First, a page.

In my Walter Mitty life, I’m not turning two with Cal Ripken at Camden Yards, or playing the Emperor Concerto with the National Symphony; I’m not even writing the Great American Novel. No, when I imagine a different life it’s as an architect.
On the face of it, my architectural fantasies are quite absurd. I can’t draw a circle. My mathematical skills are challenged by the family check book, and I’m clueless about engineering. But I love great buildings, and to think of the exhilaration involved in designing and building one is … well, exhilarating.
Which brings me to one recent experience, and one splendid book.
The experience took place in Barcelona where, this past November, I fulfilled a longstanding ambition to visit Antonio Gaudi’s Temple of the Sagrada Familia, perhaps the world’s most famous unfinished structure. How to describe the Sagrada Familia? It’s an utterly unique mix of naturalism and the gothic, sprawling over an entire city block and weaving elements of nature and classic Christian symbols together into a stone fabric unlike anything in the world. From another point if view, it’s a kind of colossal Christian forest, inside and out; there will eventually be eighteen exterior spires (Jesus, Mary, the apostles, the evangelists), and inside the gothic nave, the supporting columns resemble nothing so much as gigantic trees. The three facades – Nativity, Passion, and Glory – are mini-catechisms of the basics of Christian doctrine.
I was in Barcelona to received an honorary degree along with my old friend Cardinal Stanislaw Dziwisz, former secretary to John Paul II and current archbishop of Cracow; we climbed to the very top of the temple, hundreds of feet above Barcelona, neither one of us feeling at liberty to tell our hosts that hiking up open-air scaffolding at those altitudes wasn’t our favorite pastime – and the cardinal did it in a cassock! But we made it, and I’m glad we did, because it’s only from that angle that you can get a full sense of both the enormity of Gaudi’s vision and his remarkable attention to detail. The current head of construction told us that they hoped to finish what Gaudi had begun in1892 in, say, twenty-five or thirty years. I hope they make it – and I hope Barcelona isn’t the capital of the Islamic Republic of Catalonia when the Sagrada Familia is done.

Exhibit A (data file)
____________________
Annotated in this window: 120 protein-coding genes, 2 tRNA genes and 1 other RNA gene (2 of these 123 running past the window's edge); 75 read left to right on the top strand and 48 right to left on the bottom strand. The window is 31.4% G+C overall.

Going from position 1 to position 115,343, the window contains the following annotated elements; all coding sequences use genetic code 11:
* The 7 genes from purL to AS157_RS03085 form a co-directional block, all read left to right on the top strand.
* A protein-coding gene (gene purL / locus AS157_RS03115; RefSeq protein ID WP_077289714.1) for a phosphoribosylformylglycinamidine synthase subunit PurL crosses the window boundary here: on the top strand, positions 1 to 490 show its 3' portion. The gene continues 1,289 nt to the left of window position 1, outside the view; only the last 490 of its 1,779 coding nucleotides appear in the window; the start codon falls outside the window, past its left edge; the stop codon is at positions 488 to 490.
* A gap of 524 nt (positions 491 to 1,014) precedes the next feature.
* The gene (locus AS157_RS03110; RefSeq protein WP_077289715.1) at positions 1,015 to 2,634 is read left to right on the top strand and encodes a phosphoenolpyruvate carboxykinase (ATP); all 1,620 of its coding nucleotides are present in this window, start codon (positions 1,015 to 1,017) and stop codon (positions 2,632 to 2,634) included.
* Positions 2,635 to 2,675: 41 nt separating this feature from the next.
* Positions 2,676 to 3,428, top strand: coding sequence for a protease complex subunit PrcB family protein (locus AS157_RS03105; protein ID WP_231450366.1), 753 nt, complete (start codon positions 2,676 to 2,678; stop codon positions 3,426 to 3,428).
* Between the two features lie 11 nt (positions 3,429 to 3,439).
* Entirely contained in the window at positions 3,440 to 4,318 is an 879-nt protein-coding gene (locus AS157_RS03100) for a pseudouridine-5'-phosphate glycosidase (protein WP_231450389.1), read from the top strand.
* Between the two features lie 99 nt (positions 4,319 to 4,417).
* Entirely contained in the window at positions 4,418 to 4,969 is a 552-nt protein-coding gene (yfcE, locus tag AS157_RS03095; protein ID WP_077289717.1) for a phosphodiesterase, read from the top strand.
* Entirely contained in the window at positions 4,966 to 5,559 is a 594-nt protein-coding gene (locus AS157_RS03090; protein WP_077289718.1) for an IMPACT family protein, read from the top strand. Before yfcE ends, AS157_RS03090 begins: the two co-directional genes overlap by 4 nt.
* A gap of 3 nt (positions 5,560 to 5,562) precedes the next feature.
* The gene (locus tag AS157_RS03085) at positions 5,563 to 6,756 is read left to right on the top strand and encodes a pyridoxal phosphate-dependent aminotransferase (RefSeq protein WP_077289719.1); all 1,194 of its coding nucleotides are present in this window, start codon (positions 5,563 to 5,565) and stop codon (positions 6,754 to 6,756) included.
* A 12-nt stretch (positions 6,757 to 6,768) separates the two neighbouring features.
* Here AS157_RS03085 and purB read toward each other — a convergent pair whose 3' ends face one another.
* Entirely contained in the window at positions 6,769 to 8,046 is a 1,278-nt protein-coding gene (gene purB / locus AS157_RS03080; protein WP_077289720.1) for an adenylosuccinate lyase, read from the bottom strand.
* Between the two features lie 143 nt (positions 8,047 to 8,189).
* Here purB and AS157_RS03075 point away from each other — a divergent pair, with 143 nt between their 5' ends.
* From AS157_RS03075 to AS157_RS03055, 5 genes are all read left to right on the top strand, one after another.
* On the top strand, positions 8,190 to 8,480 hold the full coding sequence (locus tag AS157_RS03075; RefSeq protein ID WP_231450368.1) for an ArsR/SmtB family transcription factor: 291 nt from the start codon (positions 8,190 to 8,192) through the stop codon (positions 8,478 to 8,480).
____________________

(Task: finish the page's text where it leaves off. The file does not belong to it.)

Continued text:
The splendid book in question is The Architecture of Ralph Adams Cram and His Office, by Ethan Anthony. In the first half of the twentieth century, when architectural modernism was riding high, Ralph Adams Cram was the leading classical architect in America. His most famous buildings include the Princeton University Chapel, the Post Headquarters at West Point, St. Thomas Episcopal Church at Fifth Avenue and 53rd Street in New York (home to the greatest stone reredos in North America), Fourth Presbyterian Church on Michigan Avenue in Chicago, and, of course, the never-completed Cathedral of St. John the Divine in New York. In addition to his magnificent churches – which he did in Gothic, Romanesque, Tudor, and Spanish Colonial, among other styles – Cram designed college campuses (Princeton, Rice, Sweet Briar, Boston University), public buildings, offices, and homes.
As Ethan Anthony puts it, neatly, Ralph Adams Cram was the “crusading knight” of American architecture, contesting for buildings that gave expression to the nobility of the human spirit and our aspiration to touch the true, the good, and the beautiful. If, as architect-friends tell me, contemporary construction economics make Cram’s stone-based work impossible to replicate, then we are the much the poorer, aesthetically, for it.
Antonio Gaudi and Ralph Adams Cram were two very different architects, whose work could hardly be considered parallel. Except, I would submit, in the most important sense: both men worked out of a profound Christian sensibility, informed by classic Christian ideas about the way the world is – and the way our stewardship of the world should function. If the banal plainness of Bauhaus modernism bespeaks spiritual aridity, the architecture of Gaudi and Cram is redolent with an intellectually sophisticated faith that never loses sight of the mystical, of that which is beyond our reason. That’s why their works soar.
George Weigel is a senior fellow of the Ethics and Public Policy Center in Washington, D.C.